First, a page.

With a little help from our friends
For a sustainable apparel industry, we need cooperation and coordination
As is well documented, the Bangladesh RMG sector has made significant improvements in sustainable and transparent initiatives since the fateful events of April 24, 2013 that shook the industry to its core, but can we do more to make further improvements to the industry for the benefit of all?
I recently had the pleasure of attending the Copenhagen Fashion Summit this year. Now in its 10th year, the conference is dedicated to raising the fashion industry’s collective conscience when it comes to matters of sustainability and endeavours to raise some serious issues for stakeholders in the apparel business to discuss. One burning issue that was highlighted was the question of what more can be done collectively by the fashion industry, for the long-term benefit of the planet.
The improvements that have been made in the Bangladesh RMG industry over the last six years are undeniable and we can be proud of having a world leading industry model in terms of social compliance, factory safety standards and environmental issues. What concerns me is that a lot of the advances that have been made have been done so by individual companies and the point I wish to discuss is what more can be done to benefit our planet, if the industry cooperates and works together collectively to achieve one common agreed set of objectives?
Firstly, I believe, in order for this to happen the industry needs to establish a system whereby information is collectively shared, and the sector co-operates, as one, to achieve agreed targets in all areas of sustainability and transparency, whether they be regarding social compliance, factory safety and efficiency standards or environmental issues.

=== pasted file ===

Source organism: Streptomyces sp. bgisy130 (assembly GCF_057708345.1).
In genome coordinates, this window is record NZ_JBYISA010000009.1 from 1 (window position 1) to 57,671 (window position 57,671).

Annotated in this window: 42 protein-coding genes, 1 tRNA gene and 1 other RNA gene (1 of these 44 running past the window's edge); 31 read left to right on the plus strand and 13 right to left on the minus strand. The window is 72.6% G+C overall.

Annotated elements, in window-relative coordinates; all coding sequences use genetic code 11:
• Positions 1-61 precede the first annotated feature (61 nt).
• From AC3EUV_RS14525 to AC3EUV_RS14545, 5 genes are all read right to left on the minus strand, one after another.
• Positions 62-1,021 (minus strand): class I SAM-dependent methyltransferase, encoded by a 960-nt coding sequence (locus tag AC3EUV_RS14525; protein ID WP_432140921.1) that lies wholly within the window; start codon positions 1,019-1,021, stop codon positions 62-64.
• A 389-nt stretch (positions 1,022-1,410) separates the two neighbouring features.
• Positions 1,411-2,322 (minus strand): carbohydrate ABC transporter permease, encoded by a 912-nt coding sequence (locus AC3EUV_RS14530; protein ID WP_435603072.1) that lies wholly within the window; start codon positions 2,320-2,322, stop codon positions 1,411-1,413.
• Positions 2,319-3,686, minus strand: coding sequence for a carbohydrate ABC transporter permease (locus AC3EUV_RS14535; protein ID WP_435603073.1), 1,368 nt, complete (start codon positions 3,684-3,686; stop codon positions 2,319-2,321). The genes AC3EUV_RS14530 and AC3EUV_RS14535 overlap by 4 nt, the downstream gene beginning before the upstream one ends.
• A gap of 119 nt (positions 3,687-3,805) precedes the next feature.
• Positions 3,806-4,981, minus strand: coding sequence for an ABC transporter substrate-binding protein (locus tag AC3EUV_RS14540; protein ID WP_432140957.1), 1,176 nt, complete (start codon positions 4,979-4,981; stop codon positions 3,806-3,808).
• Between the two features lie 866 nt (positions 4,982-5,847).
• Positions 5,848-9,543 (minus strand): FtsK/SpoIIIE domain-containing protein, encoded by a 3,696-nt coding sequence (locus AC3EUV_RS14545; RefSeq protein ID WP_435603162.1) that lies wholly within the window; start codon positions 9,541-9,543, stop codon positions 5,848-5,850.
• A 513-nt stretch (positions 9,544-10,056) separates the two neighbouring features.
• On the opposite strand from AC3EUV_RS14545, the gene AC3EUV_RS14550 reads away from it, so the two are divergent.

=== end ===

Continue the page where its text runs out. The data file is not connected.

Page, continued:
For this to be established we need to agree one common agenda for Bangladesh RMG sector. Currently, in any given year, the industry is awash with conferences and roundtable discussions regarding sustainability within the sector. Individually these initiatives are to be applauded, but I cannot help but wonder how much more effective the outcome would be if we had fewer meetings and dedicated more time to putting findings from the forums into action.
The industry needs a focussed, coordinated series of conferences, involving the key stakeholders in the industry and representatives from government and non-government bodies, whereby a common policy on sustainability can be agreed and the determined strategies be put into place — a case of “less talk, more action” as the saying goes.
For this approach to be effective, we need to collectively agree upon the most pressing areas of improvement that are required in the Bangladesh RMG sector, whether that be workers’ rights, environmental sustainability, the reduction in hazardous chemicals, water saving initiatives, or furthering the use of renewable energies (to name a few).
Once targets have been set for each of the issues at hand, we can agree a common agenda and consolidate our efforts into one coordinated, industry-wide strategy that should be supported and adopted by all involved.
Adoption of such an approach by the industry would benefit the sector, by far the most important to the nation’s financial security, bringing improvements both on a social and environmental level and showing to the global audience that the nation’s leading industrial sector can act as a guiding force when it comes to sustainable issues.